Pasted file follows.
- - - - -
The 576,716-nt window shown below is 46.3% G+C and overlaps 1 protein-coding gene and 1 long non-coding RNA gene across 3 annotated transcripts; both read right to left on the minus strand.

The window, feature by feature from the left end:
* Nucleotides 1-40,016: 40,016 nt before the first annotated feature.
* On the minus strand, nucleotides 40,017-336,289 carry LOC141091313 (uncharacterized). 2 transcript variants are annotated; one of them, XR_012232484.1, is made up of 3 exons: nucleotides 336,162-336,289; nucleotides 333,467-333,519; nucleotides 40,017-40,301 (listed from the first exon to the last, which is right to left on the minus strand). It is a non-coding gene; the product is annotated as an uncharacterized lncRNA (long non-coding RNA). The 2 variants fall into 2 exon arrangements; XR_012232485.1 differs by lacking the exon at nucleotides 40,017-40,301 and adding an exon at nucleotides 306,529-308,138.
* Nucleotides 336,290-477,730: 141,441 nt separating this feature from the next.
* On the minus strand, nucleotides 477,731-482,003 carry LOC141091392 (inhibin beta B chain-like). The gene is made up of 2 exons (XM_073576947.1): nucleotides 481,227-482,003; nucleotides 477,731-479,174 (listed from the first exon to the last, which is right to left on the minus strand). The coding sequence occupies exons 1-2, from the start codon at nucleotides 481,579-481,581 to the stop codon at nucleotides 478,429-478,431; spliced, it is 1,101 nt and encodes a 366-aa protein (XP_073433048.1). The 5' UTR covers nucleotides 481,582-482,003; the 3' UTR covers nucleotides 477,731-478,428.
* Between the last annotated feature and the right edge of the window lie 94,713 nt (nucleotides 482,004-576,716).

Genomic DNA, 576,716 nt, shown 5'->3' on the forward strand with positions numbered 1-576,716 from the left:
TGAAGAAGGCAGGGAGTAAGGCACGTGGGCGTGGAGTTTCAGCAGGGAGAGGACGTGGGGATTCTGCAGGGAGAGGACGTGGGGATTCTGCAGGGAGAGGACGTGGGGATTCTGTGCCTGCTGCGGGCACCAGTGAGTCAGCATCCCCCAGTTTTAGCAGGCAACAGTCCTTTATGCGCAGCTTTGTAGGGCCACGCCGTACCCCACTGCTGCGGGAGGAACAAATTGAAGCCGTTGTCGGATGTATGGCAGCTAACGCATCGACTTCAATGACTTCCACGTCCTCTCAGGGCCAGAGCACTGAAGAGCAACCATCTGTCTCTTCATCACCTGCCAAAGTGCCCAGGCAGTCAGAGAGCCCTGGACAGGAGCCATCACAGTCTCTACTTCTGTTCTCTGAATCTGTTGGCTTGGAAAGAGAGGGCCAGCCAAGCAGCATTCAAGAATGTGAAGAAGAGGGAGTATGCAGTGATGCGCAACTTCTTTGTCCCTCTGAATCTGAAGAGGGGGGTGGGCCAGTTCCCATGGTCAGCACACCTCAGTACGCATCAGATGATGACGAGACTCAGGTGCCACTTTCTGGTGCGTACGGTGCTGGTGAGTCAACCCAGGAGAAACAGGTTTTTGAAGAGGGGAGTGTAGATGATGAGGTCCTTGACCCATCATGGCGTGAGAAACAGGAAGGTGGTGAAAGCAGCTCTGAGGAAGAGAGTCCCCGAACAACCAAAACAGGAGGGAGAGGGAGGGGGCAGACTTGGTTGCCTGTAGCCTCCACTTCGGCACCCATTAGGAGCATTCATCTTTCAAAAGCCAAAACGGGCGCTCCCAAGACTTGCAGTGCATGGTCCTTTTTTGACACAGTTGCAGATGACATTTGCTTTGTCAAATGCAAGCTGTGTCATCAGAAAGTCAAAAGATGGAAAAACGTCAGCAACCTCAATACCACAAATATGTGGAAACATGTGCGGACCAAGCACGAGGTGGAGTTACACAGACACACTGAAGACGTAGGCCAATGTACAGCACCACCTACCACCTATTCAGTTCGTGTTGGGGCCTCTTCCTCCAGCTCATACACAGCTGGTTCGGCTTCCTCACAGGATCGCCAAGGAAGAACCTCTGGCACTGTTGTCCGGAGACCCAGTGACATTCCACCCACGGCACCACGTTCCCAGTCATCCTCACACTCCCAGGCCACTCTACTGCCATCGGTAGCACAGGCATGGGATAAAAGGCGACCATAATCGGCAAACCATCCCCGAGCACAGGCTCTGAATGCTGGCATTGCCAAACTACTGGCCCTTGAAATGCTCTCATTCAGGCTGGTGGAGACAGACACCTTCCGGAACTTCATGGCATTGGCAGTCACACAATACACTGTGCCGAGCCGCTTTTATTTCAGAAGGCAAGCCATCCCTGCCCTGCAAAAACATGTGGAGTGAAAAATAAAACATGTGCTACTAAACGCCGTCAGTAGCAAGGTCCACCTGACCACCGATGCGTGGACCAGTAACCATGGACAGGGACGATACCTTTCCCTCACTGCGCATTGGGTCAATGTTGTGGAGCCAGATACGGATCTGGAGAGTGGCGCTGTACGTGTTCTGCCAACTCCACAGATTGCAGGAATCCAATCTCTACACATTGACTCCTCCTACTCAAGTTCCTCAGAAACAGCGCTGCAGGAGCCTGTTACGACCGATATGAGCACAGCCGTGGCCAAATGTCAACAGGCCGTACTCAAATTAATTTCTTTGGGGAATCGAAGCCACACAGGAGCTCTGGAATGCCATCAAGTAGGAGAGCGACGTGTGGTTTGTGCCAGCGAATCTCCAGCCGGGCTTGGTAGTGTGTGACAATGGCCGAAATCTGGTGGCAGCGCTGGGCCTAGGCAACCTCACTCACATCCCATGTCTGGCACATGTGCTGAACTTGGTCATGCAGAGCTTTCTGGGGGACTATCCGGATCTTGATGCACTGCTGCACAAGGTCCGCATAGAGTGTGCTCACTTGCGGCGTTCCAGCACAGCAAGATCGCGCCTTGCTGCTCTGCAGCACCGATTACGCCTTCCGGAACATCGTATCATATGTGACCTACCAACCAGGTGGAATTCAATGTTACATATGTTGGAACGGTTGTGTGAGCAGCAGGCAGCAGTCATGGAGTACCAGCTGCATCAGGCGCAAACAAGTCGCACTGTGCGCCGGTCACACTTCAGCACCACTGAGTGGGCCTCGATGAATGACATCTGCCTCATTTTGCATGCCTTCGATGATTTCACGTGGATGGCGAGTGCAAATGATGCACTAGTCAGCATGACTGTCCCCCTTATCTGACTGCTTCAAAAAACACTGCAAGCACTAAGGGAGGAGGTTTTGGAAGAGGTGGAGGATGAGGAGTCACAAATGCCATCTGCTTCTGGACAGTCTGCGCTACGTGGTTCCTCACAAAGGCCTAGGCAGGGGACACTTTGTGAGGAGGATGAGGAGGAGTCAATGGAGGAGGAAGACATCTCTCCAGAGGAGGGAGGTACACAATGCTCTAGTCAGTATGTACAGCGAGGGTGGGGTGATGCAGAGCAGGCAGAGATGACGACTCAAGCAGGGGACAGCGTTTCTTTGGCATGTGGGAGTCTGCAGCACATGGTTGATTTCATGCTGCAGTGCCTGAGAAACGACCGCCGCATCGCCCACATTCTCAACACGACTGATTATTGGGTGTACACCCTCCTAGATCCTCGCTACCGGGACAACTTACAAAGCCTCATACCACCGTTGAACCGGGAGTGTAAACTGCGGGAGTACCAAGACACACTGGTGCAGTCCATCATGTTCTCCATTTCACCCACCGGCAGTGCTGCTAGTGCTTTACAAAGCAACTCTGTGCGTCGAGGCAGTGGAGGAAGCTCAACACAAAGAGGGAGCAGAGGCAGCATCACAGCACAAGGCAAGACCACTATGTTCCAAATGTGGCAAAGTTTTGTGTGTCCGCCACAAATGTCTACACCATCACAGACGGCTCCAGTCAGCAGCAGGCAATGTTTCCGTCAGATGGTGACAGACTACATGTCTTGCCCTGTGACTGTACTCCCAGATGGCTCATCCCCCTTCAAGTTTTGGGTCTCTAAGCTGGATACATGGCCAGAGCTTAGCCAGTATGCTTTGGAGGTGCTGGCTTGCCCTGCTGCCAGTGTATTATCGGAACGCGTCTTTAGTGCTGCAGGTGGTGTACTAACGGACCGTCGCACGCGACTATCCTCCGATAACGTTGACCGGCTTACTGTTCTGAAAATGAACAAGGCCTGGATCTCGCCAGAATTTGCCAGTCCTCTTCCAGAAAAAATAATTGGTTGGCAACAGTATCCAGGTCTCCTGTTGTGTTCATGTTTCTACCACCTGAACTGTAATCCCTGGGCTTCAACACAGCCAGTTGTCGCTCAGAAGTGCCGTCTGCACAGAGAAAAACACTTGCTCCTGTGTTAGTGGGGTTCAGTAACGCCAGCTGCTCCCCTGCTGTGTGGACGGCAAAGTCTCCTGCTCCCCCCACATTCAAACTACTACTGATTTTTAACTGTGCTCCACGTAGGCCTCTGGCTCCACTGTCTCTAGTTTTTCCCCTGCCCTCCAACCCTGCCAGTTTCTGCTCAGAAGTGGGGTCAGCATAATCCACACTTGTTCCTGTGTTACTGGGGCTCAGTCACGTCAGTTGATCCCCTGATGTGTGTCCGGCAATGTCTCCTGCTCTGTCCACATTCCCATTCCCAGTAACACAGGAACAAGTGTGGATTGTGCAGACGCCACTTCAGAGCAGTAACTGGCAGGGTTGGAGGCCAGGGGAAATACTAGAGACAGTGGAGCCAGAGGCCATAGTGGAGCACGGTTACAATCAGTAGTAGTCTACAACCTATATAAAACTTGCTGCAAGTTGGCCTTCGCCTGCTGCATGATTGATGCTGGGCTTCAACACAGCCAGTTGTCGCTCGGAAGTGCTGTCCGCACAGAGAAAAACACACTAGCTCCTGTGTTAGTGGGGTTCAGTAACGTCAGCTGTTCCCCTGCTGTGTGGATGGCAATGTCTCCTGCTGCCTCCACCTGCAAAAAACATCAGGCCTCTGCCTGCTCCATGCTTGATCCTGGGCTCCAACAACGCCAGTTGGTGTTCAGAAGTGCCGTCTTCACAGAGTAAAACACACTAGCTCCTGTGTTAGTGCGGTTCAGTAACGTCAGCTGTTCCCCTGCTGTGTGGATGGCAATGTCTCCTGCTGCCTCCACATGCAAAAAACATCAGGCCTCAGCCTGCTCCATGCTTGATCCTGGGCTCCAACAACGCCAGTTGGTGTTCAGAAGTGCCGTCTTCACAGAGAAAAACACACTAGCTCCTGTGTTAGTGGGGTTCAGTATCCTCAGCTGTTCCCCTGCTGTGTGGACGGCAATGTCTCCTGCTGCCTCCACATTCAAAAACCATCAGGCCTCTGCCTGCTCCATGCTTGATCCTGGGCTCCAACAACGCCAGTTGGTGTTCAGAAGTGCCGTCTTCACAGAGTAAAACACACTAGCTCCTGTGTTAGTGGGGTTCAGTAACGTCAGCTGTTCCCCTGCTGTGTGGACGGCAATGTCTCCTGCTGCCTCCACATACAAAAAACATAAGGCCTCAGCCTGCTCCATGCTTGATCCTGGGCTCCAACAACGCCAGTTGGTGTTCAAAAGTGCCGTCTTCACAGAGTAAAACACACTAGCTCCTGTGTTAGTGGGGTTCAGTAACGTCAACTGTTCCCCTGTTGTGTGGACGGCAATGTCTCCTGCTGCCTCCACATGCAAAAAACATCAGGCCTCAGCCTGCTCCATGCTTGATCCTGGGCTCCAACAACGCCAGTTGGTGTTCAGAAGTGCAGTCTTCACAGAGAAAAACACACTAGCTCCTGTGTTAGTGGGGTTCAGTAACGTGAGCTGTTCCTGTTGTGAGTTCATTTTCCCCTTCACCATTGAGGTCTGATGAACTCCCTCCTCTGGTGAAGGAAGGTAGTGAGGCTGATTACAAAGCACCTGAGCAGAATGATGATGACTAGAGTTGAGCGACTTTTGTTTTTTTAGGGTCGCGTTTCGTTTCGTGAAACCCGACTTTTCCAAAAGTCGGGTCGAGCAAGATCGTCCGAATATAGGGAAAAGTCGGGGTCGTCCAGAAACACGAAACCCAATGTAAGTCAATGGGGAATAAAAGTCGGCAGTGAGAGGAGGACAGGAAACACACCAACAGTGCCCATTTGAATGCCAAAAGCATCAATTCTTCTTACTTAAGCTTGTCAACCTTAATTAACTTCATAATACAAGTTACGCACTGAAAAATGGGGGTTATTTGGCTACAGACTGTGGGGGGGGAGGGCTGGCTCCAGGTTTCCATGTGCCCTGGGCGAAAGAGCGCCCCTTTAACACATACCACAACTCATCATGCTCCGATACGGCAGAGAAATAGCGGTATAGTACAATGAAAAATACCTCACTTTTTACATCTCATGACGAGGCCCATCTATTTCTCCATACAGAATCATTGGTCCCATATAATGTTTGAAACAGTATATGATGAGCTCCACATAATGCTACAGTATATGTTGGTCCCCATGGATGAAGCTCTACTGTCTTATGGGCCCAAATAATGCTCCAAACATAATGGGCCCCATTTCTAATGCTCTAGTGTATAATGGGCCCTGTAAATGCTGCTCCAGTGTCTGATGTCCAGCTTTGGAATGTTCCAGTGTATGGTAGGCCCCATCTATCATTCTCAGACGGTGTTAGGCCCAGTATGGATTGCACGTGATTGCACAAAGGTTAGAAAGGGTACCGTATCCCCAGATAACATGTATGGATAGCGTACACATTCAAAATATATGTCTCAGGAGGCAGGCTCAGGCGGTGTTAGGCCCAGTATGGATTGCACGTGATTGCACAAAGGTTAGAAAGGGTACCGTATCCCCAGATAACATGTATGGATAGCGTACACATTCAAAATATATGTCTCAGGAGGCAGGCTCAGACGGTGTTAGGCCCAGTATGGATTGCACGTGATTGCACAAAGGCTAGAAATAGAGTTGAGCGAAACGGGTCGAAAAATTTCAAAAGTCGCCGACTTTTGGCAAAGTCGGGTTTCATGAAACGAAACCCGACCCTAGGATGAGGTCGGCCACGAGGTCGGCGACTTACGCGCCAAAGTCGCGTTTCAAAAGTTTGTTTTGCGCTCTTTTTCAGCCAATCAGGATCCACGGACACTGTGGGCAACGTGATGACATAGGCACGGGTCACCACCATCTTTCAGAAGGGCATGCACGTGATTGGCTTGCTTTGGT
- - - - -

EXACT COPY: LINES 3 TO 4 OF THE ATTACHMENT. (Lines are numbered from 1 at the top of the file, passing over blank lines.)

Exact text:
* Nucleotides 1-40,016: 40,016 nt before the first annotated feature.
* On the minus strand, nucleotides 40,017-336,289 carry LOC141091313 (uncharacterized). 2 transcript variants are annotated; one of them, XR_012232484.1, is made up of 3 exons: nucleotides 336,162-336,289; nucleotides 333,467-333,519; nucleotides 40,017-40,301 (listed from the first exon to the last, which is right to left on the minus strand). It is a non-coding gene; the product is annotated as an uncharacterized lncRNA (long non-coding RNA). The 2 variants fall into 2 exon arrangements; XR_012232485.1 differs by lacking the exon at nucleotides 40,017-40,301 and adding an exon at nucleotides 306,529-308,138.